Read Post

Totally Transparent Research is the embodiment of how we work at Securosis. It’s our core operating philosophy, our research policy, and a specific process. We initially developed it to help maintain objectivity while producing licensed research, but its benefits extend to all aspects of our business.

Going beyond Open Source Research, and a far cry from the traditional syndicated research model, we think it’s the best way to produce independent, objective, quality research.

Here’s how it works:

  • Content is developed ‘live’ on the blog. Primary research is generally released in pieces, as a series of posts, so we can digest and integrate feedback, making the end results much stronger than traditional “ivory tower” research.
  • Comments are enabled for posts. All comments are kept except for spam, personal insults of a clearly inflammatory nature, and completely off-topic content that distracts from the discussion. We welcome comments critical of the work, even if somewhat insulting to the authors. Really.
  • Anyone can comment, and no registration is required. Vendors or consultants with a relevant product or offering must properly identify themselves. While their comments won’t be deleted, the writer/moderator will “call out”, identify, and possibly ridicule vendors who fail to do so.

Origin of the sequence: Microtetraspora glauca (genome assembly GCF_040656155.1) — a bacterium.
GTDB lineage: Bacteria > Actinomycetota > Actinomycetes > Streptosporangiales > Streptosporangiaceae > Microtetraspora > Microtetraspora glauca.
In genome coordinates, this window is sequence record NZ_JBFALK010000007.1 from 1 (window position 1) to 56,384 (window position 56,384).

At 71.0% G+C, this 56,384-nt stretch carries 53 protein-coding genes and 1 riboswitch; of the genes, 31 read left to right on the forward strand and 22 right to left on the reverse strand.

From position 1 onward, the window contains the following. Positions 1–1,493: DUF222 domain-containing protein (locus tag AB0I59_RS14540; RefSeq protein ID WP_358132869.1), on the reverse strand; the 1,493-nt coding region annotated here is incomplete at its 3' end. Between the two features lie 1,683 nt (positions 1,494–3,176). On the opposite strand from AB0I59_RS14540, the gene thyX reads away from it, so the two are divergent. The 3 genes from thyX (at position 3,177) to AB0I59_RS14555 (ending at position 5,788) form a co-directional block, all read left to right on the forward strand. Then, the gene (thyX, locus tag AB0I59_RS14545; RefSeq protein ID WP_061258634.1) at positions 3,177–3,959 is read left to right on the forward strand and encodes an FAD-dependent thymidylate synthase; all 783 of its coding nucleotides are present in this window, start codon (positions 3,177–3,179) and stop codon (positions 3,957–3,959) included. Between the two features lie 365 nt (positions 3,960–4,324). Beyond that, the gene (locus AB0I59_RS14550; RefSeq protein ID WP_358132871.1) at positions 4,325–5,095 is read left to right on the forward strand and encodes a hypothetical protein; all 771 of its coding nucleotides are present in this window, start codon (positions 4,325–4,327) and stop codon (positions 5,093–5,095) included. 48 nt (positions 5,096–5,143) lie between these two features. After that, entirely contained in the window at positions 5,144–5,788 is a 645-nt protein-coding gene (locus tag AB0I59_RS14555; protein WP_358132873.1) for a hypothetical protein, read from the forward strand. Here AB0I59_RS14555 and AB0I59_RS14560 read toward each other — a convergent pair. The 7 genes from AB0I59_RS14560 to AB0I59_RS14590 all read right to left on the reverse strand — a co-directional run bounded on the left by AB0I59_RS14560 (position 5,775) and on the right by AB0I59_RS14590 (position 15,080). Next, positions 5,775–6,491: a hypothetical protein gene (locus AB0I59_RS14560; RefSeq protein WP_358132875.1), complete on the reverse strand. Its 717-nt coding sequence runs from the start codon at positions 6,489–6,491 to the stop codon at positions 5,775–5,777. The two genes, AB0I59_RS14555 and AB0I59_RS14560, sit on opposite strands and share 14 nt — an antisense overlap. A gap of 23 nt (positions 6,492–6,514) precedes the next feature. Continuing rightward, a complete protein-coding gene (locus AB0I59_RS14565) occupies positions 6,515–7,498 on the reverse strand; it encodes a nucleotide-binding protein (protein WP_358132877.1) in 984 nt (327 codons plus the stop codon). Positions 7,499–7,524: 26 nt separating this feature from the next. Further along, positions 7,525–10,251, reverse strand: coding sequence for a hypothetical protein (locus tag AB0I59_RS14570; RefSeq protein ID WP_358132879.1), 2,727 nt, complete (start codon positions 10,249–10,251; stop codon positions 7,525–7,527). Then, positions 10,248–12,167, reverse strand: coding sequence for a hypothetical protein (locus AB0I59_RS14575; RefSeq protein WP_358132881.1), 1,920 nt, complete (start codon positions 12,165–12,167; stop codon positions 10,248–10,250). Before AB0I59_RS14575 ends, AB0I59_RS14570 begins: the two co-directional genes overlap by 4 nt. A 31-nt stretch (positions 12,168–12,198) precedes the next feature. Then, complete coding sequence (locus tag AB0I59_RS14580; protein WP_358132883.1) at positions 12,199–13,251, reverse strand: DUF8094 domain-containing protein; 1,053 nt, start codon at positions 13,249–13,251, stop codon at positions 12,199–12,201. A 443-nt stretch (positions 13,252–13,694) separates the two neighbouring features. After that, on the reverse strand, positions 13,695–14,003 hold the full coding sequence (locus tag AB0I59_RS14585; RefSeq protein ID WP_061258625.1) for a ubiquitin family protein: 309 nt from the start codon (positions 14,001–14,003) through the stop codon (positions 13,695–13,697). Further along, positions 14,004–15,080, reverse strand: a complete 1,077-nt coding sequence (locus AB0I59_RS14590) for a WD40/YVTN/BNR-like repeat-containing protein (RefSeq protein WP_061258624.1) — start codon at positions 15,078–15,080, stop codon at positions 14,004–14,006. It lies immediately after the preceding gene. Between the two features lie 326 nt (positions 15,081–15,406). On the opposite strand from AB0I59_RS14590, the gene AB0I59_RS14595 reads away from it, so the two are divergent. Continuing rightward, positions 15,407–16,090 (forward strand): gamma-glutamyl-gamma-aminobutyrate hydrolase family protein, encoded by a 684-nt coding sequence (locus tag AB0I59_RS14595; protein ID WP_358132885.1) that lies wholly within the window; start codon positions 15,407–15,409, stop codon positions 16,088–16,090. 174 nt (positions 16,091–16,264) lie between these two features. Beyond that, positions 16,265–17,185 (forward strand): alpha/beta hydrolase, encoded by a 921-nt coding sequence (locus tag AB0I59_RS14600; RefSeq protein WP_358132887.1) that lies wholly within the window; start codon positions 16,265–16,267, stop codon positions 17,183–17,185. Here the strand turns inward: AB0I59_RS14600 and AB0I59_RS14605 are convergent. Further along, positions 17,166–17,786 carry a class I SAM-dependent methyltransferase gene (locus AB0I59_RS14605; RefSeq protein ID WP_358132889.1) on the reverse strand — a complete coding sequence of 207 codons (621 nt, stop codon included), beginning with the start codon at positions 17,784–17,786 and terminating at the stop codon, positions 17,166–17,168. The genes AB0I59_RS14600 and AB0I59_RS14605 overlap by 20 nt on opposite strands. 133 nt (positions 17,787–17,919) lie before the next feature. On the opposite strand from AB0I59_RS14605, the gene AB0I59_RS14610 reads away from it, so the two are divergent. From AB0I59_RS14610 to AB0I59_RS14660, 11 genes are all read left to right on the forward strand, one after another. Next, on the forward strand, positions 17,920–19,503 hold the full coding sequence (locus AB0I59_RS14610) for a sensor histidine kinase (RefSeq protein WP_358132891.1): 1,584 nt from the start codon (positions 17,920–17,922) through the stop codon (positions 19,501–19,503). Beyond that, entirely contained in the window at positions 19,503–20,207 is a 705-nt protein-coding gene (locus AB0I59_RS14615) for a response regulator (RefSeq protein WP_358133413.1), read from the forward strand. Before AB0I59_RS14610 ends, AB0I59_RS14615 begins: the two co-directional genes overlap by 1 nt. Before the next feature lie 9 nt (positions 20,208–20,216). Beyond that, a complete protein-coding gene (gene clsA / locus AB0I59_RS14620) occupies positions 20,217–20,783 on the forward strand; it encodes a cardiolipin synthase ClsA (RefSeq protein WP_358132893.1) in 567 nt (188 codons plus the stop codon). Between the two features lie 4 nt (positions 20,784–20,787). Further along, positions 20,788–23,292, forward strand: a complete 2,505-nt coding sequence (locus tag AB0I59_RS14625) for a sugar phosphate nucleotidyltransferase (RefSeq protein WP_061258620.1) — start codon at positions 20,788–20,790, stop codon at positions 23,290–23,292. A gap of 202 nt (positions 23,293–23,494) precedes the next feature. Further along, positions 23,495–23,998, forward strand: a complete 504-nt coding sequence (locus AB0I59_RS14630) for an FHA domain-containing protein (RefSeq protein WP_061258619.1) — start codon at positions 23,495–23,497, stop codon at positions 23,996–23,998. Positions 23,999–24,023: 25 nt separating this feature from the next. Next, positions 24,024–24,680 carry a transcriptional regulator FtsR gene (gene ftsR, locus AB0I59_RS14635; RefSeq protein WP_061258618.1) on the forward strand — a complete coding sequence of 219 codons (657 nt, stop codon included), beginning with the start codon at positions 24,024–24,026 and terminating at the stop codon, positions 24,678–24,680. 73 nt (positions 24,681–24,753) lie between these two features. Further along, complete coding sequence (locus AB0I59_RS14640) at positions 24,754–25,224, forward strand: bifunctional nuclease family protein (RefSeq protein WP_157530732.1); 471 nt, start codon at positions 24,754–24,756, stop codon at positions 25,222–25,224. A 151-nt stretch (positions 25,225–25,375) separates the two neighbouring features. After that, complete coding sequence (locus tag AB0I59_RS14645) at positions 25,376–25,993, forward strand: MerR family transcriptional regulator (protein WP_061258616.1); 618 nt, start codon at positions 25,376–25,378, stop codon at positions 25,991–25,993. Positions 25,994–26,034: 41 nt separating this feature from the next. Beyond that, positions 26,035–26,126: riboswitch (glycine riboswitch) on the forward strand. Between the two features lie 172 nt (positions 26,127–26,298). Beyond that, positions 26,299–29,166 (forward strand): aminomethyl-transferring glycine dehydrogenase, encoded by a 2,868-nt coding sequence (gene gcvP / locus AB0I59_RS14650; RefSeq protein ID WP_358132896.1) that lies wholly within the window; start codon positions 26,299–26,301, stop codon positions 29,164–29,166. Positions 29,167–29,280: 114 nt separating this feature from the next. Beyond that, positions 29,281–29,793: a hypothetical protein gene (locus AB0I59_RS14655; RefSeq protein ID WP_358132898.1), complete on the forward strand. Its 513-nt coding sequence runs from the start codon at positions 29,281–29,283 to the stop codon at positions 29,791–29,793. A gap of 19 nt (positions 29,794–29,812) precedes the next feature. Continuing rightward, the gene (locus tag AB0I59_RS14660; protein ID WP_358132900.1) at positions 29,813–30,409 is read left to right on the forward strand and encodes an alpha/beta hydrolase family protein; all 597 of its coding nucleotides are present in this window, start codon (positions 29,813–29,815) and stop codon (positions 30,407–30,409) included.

• Vendors considering licensing the content are welcome to provide feedback, but it must be posted in the comments - just like everyone else. There is no back channel influence on the research findings or posts.
    Analysts must reply to comments and defend the research position, or agree to modify the content.
  • At the end of the post series, the analyst compiles the posts into a paper, presentation, or other delivery vehicle. Public comments/input factors into the research, where appropriate.
  • If the research is distributed as a paper, significant commenters/contributors are acknowledged in the opening of the report. If they did not post their real names, handles used for comments are listed. Commenters do not retain any rights to the report, but their contributions will be recognized.